Of all lines of poultry keeping, duck raising is unique in that it lends itself to the greatest degree of specialization and intensification along lines which are purely commercial. On a comparatively small area thousands of ducklings can be reared and marketed yearly. The call for information concerning the methods used by these commercial duck raisers has been considerable, and since such information is not available in complete concise form the present book has been prepared partly to furnish just this information.
duck raising as a by-product of the general farm. Where conditions are suitable, that is to say, where there is a considerable amount of pasture land easily accessible, and particularly where there is a stream or pond to which the ducks can have access, a small flock of ducks, say 10 or 12 females, can be kept to excellent advantage on the farm. The cost of maintaining them will not be great and they will not only provide a most acceptable variety in the form of duck meat and duck eggs for the farmers' table but they will also produce a surplus which can be sold at a profit. It must be remembered, however, that where only a small flock is kept it is generally impracticable for the farmer to give his ducks the attention necessary to cater to the market for green ducklings. As a result he usually keeps them until fall and sells them on the market at a considerably lower price than is obtained by the commercial duck grower.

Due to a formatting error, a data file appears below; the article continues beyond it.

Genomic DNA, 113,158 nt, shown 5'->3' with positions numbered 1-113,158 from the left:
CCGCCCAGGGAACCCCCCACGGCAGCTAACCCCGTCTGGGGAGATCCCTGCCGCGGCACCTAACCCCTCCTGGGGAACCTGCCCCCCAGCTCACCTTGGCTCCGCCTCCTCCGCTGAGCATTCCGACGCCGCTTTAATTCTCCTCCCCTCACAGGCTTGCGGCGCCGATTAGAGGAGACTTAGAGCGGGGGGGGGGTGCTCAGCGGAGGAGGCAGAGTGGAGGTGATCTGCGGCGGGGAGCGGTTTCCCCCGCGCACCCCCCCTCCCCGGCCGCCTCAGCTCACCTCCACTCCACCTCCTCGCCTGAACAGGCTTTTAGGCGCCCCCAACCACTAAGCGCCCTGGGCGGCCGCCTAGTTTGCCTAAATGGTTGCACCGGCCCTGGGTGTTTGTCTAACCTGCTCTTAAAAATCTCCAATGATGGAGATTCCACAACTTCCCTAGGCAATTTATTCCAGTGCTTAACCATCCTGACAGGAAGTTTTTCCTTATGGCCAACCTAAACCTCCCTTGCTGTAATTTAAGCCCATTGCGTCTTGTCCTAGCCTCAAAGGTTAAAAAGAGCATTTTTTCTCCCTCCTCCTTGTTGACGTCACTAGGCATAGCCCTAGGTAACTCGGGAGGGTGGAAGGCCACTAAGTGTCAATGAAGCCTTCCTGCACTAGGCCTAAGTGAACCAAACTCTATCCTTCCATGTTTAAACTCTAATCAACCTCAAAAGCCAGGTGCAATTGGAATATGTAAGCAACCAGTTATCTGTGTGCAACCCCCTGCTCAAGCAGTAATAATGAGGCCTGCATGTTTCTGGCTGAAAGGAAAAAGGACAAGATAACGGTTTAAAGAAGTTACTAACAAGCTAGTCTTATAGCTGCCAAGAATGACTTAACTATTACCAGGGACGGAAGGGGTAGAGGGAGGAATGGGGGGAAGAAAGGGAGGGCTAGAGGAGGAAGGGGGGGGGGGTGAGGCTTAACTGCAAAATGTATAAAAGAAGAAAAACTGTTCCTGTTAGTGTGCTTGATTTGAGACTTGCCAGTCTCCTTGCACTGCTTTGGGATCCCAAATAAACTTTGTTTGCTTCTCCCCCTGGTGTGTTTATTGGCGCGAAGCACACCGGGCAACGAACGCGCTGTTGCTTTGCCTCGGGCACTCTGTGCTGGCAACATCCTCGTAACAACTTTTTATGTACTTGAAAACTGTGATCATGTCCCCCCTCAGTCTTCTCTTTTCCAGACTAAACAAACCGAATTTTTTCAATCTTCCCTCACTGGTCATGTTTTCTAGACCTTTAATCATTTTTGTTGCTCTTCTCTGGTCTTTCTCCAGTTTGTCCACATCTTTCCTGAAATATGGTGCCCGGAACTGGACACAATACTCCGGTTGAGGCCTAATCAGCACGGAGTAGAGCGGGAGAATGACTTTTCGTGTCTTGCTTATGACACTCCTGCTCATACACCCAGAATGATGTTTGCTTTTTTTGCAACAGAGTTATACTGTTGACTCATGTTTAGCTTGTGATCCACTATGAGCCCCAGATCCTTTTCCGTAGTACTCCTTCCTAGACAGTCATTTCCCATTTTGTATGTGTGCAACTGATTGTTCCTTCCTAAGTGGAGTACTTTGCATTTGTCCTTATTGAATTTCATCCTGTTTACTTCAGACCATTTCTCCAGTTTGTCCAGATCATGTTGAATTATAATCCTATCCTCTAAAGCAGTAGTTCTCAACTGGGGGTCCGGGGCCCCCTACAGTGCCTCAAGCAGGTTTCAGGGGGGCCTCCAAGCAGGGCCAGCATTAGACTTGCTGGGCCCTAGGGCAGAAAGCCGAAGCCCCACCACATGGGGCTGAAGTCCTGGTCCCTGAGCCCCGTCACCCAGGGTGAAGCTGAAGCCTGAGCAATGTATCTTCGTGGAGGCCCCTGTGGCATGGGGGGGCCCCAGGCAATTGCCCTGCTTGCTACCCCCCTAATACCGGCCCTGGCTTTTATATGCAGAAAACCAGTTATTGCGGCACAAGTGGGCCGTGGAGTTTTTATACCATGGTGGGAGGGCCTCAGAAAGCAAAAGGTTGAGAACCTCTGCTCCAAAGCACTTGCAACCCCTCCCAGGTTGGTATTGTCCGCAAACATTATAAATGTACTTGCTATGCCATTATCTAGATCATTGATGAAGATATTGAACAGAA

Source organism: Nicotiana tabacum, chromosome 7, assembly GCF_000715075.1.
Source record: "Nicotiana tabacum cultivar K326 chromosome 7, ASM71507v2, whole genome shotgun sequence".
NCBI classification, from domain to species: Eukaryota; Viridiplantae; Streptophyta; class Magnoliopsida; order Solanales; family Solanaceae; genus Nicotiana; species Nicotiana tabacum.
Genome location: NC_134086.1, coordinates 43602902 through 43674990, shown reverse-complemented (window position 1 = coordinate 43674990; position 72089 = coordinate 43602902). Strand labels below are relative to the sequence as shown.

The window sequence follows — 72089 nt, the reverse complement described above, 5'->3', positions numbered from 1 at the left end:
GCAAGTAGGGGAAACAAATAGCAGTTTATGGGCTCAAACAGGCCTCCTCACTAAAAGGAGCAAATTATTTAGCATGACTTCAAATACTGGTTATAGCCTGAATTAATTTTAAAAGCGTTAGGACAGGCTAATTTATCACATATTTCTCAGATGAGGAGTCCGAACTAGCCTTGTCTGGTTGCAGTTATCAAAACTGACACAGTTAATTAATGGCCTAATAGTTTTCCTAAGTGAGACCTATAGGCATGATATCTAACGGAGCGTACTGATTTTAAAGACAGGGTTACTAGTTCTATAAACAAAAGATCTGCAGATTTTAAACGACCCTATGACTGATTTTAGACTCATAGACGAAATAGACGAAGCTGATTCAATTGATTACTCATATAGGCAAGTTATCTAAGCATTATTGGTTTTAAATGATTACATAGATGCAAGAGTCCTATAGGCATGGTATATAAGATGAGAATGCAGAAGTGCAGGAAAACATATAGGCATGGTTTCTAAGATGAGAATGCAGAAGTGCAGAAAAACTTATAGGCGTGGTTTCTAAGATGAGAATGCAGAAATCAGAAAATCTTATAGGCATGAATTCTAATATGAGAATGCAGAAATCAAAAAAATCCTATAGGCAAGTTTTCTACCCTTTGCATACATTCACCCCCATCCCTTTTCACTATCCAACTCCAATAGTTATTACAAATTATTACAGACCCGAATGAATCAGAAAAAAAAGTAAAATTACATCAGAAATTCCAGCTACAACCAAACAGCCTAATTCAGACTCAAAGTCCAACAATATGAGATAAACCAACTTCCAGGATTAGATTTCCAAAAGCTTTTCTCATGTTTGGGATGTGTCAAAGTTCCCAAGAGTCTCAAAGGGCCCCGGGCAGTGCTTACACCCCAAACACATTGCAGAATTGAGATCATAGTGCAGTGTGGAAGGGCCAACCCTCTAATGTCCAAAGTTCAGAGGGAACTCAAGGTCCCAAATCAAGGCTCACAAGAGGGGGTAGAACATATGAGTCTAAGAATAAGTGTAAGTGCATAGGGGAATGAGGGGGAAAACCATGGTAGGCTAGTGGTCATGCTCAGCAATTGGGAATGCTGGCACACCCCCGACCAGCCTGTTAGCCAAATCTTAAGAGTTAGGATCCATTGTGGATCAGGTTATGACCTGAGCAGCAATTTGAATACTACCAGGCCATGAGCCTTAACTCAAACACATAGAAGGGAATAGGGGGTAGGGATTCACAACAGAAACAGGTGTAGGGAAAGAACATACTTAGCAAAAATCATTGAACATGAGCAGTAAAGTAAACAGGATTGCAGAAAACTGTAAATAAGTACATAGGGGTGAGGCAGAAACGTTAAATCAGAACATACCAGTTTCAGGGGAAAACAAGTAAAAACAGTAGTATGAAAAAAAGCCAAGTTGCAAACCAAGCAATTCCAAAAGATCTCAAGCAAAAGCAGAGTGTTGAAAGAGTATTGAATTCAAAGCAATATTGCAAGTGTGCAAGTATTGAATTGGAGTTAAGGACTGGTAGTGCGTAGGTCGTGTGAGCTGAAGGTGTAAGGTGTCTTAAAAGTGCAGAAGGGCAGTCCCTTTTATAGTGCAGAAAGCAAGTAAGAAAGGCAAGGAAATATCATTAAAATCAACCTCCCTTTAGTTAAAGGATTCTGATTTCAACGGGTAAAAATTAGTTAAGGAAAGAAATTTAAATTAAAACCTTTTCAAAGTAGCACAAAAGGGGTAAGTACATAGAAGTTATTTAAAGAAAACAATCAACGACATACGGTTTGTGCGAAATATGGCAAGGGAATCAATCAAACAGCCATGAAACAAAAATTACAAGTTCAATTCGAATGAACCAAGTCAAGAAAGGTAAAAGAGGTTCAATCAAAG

There also exists an opportunity which has not been developed to any great extent